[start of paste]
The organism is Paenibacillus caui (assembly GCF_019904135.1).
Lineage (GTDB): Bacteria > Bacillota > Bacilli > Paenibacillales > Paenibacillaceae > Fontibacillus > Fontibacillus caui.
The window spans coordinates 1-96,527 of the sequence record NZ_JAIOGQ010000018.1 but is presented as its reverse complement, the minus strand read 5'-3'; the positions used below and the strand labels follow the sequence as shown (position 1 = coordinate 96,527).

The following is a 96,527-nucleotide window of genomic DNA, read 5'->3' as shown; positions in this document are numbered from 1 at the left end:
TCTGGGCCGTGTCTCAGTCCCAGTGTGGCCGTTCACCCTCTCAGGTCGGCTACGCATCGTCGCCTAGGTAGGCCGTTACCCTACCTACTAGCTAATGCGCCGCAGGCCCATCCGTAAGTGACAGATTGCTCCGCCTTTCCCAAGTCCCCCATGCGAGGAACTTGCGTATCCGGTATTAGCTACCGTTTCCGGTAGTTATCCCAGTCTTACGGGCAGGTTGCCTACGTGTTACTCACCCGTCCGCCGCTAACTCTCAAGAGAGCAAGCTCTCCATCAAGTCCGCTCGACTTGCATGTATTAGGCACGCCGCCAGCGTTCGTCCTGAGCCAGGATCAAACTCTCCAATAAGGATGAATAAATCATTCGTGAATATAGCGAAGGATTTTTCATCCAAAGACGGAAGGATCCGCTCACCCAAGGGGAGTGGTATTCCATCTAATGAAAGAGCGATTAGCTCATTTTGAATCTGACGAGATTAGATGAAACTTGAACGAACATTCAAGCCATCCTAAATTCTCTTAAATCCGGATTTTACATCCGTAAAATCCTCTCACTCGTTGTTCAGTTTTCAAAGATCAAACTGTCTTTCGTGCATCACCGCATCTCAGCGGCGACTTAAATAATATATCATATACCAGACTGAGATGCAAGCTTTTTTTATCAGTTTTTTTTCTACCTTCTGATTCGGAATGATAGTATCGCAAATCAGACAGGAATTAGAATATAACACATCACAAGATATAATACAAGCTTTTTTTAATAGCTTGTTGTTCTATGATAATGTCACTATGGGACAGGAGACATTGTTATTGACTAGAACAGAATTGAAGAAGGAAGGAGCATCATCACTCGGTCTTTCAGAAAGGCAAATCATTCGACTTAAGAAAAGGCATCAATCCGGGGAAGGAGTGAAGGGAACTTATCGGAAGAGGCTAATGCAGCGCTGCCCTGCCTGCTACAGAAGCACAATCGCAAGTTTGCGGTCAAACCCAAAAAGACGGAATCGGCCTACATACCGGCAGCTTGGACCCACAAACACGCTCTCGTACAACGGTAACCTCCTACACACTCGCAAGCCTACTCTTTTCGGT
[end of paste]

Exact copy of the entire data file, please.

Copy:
The organism is Paenibacillus caui (assembly GCF_019904135.1).
Lineage (GTDB): Bacteria > Bacillota > Bacilli > Paenibacillales > Paenibacillaceae > Fontibacillus > Fontibacillus caui.
The window spans coordinates 1-96,527 of the sequence record NZ_JAIOGQ010000018.1 but is presented as its reverse complement, the minus strand read 5'-3'; the positions used below and the strand labels follow the sequence as shown (position 1 = coordinate 96,527).

The following is a 96,527-nucleotide window of genomic DNA, read 5'->3' as shown; positions in this document are numbered from 1 at the left end:
TCTGGGCCGTGTCTCAGTCCCAGTGTGGCCGTTCACCCTCTCAGGTCGGCTACGCATCGTCGCCTAGGTAGGCCGTTACCCTACCTACTAGCTAATGCGCCGCAGGCCCATCCGTAAGTGACAGATTGCTCCGCCTTTCCCAAGTCCCCCATGCGAGGAACTTGCGTATCCGGTATTAGCTACCGTTTCCGGTAGTTATCCCAGTCTTACGGGCAGGTTGCCTACGTGTTACTCACCCGTCCGCCGCTAACTCTCAAGAGAGCAAGCTCTCCATCAAGTCCGCTCGACTTGCATGTATTAGGCACGCCGCCAGCGTTCGTCCTGAGCCAGGATCAAACTCTCCAATAAGGATGAATAAATCATTCGTGAATATAGCGAAGGATTTTTCATCCAAAGACGGAAGGATCCGCTCACCCAAGGGGAGTGGTATTCCATCTAATGAAAGAGCGATTAGCTCATTTTGAATCTGACGAGATTAGATGAAACTTGAACGAACATTCAAGCCATCCTAAATTCTCTTAAATCCGGATTTTACATCCGTAAAATCCTCTCACTCGTTGTTCAGTTTTCAAAGATCAAACTGTCTTTCGTGCATCACCGCATCTCAGCGGCGACTTAAATAATATATCATATACCAGACTGAGATGCAAGCTTTTTTTATCAGTTTTTTTTCTACCTTCTGATTCGGAATGATAGTATCGCAAATCAGACAGGAATTAGAATATAACACATCACAAGATATAATACAAGCTTTTTTTAATAGCTTGTTGTTCTATGATAATGTCACTATGGGACAGGAGACATTGTTATTGACTAGAACAGAATTGAAGAAGGAAGGAGCATCATCACTCGGTCTTTCAGAAAGGCAAATCATTCGACTTAAGAAAAGGCATCAATCCGGGGAAGGAGTGAAGGGAACTTATCGGAAGAGGCTAATGCAGCGCTGCCCTGCCTGCTACAGAAGCACAATCGCAAGTTTGCGGTCAAACCCAAAAAGACGGAATCGGCCTACATACCGGCAGCTTGGACCCACAAACACGCTCTCGTACAACGGTAACCTCCTACACACTCGCAAGCCTACTCTTTTCGGT